# Question #5b7cb

Jan 25, 2017

${60}^{\circ} \text{C}$

#### Explanation:

We know that in such interactions heat is gained by one and heat is lost is by the other.

Also that the heat gained/lost is given by

$\Delta Q = m s t$,
where $m , s \mathmr{and} t$ are the mass, specific heat and rise or gain in temperature of the object;
and
$\Delta {Q}_{\text{lost"=Delta Q_"gained}}$

Let $T$ be equilibrium temperature. Using CGS units, heat lost by the object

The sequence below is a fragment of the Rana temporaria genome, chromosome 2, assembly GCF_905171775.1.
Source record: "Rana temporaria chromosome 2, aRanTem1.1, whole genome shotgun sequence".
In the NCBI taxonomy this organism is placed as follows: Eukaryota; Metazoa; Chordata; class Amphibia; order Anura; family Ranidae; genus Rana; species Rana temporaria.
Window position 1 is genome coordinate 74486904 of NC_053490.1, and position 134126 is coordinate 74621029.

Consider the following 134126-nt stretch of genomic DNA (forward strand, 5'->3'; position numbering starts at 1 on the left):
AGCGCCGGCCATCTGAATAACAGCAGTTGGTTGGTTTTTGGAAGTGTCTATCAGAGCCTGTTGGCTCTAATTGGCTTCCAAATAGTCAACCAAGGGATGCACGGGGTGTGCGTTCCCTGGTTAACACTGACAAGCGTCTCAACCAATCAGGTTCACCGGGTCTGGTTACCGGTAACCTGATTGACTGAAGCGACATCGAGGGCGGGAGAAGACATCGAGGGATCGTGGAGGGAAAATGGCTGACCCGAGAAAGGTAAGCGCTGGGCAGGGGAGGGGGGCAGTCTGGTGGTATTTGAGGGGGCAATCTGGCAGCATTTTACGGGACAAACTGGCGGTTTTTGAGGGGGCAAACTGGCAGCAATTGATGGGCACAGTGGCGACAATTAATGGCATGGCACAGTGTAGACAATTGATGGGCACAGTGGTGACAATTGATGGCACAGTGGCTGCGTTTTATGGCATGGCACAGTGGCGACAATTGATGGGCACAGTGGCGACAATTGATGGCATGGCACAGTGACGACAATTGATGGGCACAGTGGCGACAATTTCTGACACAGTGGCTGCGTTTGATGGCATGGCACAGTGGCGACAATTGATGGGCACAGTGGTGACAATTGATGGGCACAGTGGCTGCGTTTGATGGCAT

$\Delta {Q}_{\text{lost}} = m \times 0.5 \times \left(80 - T\right)$ ........(1)

Heat gained by water
$\Delta {Q}_{\text{gained}} = m \times 1 \times \left(T - 20\right)$ ......(2)

Equating (1) and (2) we get
$m \times 0.5 \times \left(80 - T\right) = m \times 1 \times \left(T - 20\right)$
$\implies 0.5 \left(80 - T\right) = \left(T - 20\right)$

Multiplying both sides by $2$ we get
$\left(80 - T\right) = \left(2 T - 40\right)$
$\implies 3 T = 80 + 40$
$\implies T = \frac{120}{3} = {40}^{\circ} \text{C}$